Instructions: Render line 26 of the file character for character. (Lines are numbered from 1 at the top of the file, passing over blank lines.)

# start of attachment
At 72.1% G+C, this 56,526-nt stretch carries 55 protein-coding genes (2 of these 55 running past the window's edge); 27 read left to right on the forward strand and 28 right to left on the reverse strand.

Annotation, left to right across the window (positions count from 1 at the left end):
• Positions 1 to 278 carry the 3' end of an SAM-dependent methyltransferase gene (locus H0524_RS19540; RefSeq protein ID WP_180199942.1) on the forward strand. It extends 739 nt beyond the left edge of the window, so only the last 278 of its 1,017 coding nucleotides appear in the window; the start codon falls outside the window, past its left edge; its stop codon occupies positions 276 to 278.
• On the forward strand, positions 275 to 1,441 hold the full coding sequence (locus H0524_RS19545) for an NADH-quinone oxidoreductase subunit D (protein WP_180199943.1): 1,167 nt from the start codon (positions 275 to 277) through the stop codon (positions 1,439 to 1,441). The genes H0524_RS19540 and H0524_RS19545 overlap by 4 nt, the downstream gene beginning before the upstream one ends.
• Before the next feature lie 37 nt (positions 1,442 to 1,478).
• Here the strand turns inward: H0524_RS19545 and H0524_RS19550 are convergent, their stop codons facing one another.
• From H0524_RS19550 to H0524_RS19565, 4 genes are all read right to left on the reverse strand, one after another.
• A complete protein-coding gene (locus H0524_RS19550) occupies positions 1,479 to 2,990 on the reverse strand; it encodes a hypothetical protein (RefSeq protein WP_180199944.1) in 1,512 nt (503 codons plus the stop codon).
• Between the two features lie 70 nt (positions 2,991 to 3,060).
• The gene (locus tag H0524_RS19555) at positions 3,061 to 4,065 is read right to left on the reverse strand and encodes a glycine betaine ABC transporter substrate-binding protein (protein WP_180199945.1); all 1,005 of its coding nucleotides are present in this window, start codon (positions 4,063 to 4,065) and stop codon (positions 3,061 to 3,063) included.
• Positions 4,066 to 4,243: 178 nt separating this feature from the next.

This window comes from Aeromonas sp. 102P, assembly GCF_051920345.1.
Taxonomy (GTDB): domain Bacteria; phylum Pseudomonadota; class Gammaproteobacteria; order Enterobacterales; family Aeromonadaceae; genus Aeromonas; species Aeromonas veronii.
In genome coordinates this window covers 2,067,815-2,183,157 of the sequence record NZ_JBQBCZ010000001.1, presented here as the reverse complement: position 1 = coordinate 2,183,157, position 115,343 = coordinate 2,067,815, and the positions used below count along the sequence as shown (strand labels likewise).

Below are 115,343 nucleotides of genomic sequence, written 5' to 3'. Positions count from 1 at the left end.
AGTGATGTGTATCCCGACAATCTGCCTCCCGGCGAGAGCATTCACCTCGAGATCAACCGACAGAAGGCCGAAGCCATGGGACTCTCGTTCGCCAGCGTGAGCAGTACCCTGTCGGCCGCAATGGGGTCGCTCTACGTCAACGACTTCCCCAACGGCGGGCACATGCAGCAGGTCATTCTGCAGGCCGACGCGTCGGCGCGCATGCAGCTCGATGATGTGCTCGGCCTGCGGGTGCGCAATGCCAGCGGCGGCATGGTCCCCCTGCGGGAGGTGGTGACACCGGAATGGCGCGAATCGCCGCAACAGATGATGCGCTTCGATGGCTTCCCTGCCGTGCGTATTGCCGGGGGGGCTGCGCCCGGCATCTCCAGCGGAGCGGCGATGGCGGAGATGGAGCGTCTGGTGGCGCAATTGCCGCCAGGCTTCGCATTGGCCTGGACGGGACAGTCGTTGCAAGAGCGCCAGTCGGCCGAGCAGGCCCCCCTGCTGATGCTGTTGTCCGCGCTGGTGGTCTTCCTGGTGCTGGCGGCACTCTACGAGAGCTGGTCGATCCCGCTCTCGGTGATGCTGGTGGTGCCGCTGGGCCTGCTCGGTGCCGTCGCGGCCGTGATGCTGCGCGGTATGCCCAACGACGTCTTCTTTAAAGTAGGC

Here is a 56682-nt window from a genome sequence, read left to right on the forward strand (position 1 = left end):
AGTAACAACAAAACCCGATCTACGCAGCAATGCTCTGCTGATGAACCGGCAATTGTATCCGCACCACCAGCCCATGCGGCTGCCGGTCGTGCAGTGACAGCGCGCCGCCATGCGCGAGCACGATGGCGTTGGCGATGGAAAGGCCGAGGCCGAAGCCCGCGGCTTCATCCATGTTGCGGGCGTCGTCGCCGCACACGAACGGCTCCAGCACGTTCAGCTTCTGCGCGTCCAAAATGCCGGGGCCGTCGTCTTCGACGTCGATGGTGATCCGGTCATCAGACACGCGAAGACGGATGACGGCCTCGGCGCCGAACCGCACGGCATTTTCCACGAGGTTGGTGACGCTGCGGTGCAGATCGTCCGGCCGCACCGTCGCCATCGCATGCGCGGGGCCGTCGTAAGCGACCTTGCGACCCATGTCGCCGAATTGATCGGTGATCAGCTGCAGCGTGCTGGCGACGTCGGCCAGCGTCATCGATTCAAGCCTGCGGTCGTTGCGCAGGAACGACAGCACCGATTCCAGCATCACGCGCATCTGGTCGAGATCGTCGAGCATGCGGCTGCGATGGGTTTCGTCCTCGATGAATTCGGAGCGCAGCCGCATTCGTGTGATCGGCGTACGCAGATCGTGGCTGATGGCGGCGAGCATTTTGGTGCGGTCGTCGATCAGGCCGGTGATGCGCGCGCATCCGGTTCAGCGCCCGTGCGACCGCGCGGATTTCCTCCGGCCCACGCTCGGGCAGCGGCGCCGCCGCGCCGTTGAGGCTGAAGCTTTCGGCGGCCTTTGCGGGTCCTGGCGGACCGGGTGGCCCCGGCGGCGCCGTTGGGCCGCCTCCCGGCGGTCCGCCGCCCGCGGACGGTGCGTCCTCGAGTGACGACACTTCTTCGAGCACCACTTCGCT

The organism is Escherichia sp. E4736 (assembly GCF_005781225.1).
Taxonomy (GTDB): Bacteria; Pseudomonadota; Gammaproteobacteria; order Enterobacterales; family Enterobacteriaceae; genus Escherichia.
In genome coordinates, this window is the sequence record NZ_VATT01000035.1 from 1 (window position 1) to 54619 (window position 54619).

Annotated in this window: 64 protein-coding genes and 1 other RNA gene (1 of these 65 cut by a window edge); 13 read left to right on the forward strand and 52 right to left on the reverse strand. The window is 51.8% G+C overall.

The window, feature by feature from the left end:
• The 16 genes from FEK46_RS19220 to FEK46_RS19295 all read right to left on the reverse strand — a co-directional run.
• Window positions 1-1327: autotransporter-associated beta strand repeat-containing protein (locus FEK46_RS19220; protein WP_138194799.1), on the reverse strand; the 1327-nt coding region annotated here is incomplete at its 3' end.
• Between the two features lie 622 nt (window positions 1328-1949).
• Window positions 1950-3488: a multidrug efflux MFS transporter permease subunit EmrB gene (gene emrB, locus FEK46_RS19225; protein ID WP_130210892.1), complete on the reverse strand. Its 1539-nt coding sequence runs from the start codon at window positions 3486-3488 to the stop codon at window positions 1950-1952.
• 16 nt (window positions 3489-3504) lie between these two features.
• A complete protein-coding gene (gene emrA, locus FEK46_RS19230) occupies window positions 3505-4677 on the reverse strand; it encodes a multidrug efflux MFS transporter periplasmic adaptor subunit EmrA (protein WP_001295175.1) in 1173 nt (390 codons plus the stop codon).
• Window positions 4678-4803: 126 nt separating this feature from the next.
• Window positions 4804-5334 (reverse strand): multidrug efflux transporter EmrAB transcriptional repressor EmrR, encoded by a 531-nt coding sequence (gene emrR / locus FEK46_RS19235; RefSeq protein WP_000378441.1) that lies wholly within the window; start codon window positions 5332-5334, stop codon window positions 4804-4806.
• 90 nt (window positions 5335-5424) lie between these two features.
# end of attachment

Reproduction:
• Between the two features lie 622 nt (window positions 1328-1949).